Latest Kaiser Health News Stories
One woman shares her experience trying to get care in a Bay Area hospital for COVID symptoms. At nearly every turn, a doctor dismissed her complaints. Is bias part of why people of color are disproportionately affected by the coronavirus?
Strict enforcement of coronavirus protocols at factories and shops where some of the worst outbreaks have occurred has reduced the racial and ethnic disparities in COVID deaths and illness, say public health officials. They want to expand the effort by creating workplace safety councils.
The Black Doctors COVID-19 Consortium has increased access to coronavirus testing in the Philadelphia region, testing more than 10,000 people. The group’s mobile unit and pop-up testing sites also offer patients an opportunity to connect with African American health care providers.
A survey of 17 cities found more than 50,000 pandemic-related eviction filings. Housing advocates worry that increased housing instability will lead to more COVID-19 and other illnesses.
Tuesday night’s presidential debate offered voters their first side-by-side comparison of the candidates, President Donald Trump and former Vice President Joe Biden.
Daniel Prude’s family knew he needed psychiatric care and tried to get it for him. Instead, his encounter with police hours after he was released from Strong Memorial Hospital in Rochester, New York, proved fatal.
KHN and California Healthline staff made the rounds on national and local media this week to discuss their stories. Here’s a collection of their appearances.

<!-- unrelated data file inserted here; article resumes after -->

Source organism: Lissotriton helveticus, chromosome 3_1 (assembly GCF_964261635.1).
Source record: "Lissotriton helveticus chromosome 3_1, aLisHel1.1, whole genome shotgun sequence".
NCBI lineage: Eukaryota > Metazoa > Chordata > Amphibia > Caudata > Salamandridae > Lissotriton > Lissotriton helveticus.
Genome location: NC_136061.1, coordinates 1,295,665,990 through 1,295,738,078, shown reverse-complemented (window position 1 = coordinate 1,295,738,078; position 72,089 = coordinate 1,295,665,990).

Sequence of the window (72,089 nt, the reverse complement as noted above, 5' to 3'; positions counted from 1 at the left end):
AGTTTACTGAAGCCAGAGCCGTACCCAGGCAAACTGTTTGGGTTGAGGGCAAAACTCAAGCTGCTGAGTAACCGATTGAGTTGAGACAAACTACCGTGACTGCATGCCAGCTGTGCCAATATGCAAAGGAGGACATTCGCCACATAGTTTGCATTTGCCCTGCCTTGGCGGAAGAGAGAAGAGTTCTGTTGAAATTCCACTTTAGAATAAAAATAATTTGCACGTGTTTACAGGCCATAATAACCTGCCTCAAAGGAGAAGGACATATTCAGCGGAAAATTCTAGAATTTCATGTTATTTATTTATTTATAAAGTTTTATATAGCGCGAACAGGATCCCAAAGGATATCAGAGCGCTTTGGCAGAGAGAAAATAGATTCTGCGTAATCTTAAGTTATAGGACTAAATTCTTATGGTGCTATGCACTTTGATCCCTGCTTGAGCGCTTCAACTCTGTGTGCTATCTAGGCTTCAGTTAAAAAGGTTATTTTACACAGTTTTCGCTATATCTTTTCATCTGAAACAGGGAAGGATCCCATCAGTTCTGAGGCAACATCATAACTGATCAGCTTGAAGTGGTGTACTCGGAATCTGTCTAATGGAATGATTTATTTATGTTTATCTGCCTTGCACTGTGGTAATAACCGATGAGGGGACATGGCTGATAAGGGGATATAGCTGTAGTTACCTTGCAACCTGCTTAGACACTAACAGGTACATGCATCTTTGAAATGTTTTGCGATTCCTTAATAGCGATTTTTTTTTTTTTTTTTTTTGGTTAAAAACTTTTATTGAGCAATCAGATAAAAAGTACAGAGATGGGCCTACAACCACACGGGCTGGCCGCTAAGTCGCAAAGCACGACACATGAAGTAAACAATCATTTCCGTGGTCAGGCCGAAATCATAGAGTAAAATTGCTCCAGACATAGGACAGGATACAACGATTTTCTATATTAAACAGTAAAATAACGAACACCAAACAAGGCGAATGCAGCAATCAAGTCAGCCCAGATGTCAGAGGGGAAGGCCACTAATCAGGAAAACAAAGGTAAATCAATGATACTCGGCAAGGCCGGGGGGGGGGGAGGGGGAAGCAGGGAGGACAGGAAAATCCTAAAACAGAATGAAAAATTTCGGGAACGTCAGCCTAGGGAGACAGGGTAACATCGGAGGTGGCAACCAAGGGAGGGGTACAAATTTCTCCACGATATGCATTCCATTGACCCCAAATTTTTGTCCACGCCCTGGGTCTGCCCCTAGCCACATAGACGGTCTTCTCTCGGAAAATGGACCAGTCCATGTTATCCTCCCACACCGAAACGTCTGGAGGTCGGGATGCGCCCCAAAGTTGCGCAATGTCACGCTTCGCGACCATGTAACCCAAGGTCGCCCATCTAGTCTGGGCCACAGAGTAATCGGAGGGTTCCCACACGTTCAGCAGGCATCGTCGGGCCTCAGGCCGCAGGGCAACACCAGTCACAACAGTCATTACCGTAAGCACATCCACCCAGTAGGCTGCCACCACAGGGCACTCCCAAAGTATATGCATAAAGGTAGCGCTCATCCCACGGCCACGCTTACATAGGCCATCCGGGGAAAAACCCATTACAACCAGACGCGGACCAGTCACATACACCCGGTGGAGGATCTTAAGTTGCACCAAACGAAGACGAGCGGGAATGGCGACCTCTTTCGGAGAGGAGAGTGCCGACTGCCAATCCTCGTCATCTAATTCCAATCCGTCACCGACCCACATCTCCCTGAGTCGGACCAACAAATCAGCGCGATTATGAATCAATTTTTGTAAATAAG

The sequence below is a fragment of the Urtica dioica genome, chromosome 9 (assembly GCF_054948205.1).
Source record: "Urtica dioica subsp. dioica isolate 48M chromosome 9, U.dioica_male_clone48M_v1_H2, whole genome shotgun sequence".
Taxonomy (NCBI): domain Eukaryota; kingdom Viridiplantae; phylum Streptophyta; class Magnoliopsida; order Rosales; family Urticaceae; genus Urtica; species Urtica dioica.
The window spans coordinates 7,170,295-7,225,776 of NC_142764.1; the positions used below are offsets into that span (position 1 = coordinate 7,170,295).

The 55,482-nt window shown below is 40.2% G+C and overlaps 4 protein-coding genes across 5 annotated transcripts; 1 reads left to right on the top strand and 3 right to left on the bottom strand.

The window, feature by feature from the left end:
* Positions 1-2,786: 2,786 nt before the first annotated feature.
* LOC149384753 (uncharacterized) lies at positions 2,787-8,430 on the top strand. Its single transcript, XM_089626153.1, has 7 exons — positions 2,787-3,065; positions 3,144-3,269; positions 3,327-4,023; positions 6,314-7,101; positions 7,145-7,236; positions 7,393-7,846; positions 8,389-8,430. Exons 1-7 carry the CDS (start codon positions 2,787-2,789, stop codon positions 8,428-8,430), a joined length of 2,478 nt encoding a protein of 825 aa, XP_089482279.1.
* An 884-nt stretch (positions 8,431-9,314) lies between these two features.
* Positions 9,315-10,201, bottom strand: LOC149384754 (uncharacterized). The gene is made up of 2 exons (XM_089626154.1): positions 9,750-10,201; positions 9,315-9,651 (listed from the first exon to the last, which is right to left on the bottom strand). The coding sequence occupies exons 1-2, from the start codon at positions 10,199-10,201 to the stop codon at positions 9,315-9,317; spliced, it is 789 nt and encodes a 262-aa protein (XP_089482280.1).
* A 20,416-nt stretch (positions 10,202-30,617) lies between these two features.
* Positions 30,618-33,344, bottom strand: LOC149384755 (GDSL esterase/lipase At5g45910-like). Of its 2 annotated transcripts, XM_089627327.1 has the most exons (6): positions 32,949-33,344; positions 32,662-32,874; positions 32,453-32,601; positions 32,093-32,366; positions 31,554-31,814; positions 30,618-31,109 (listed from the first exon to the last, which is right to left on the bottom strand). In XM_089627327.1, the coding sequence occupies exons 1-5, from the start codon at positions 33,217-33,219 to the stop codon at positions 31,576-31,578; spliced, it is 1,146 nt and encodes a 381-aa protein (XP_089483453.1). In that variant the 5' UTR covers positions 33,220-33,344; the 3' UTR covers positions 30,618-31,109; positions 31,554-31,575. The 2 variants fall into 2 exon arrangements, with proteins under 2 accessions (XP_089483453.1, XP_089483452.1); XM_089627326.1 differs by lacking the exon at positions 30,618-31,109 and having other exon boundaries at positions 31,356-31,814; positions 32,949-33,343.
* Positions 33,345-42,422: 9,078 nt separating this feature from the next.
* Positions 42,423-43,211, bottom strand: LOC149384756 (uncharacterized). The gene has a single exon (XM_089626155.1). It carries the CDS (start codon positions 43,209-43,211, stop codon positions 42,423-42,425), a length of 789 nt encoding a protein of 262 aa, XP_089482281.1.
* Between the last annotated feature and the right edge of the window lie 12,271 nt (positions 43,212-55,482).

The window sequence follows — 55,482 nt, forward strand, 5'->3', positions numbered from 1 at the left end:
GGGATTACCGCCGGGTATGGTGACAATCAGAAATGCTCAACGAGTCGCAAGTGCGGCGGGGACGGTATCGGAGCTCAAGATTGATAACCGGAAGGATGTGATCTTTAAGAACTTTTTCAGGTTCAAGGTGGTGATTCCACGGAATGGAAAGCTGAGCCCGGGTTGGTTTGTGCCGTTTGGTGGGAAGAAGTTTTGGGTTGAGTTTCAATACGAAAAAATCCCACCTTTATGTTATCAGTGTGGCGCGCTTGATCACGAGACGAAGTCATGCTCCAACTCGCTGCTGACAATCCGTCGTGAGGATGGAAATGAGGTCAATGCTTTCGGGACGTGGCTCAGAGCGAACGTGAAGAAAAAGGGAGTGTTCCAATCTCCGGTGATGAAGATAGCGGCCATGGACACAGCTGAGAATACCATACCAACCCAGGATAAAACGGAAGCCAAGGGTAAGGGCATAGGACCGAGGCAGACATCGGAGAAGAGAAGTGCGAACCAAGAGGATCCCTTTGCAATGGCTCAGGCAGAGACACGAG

California’s death count for the first five months of the pandemic was 13% higher than average for the same period during the prior three years. Subtract the deaths officially attributed to COVID-19 and experts say that still leaves scores of “excess” deaths among people of color that likely were mistakenly excluded from the coronavirus death tally.
Rural hospitals have been closing at a quickening pace in recent years, but a number of inner-city hospitals now face a similar fate. Experts fear that the economic damage inflicted by the COVID pandemic is helping push some of these urban hospitals over the edge at the very time their services are most needed.
Midwifery was a tradition among slaves from Africa, but in more recent decades, pregnant Black women have generally shunned the approach. Now, home births and midwives are making a comeback in the Black community.
The National Institutes of Health has suggested minorities should be overrepresented in COVID-19 vaccine trials — perhaps at rates that are double their percentage of the U.S. population. But efforts to recruit patients from racial minority groups are just beginning, while some trials have already advanced to phase 3.
In the most comprehensive tally of such injuries to date, the Physicians for Human Rights scoured publicly available data — including social media, news accounts and lawsuits — to document and name victims of summer protests. Still, the group cautions, it’s likely an undercount.
Kaiser Health News gives readers a chance to comment on a recent batch of stories.
Older Blacks are perishing quietly, out of sight, victims of the pandemic and a lifetime of racism and its attendant adverse health effects.
The Guardian and KHN release new figures showing that, among health care workers, a disproportionate number of immigrants and minorities have died.
Sen. Kamala Harris accepted the Democratic nomination for vice president amid strong arguments against Donald Trump.
About 70 college students are enrolled this summer in a program developed by San Francisco researchers and funded by the National Institutes of Health that allows them to explore the pandemic’s impact on communities facing health disparities.
The pandemic is racing through packed apartment blocks as Mexican and Central American workers bring the virus home to their families.
Skeptics say the lack of enforceable federal safety standards geared toward the coronavirus allows these employers to prioritize the harvest over worker safety.
Harvard research shows minorities are most likely to report inadequate PPE and to work with COVID-positive patients.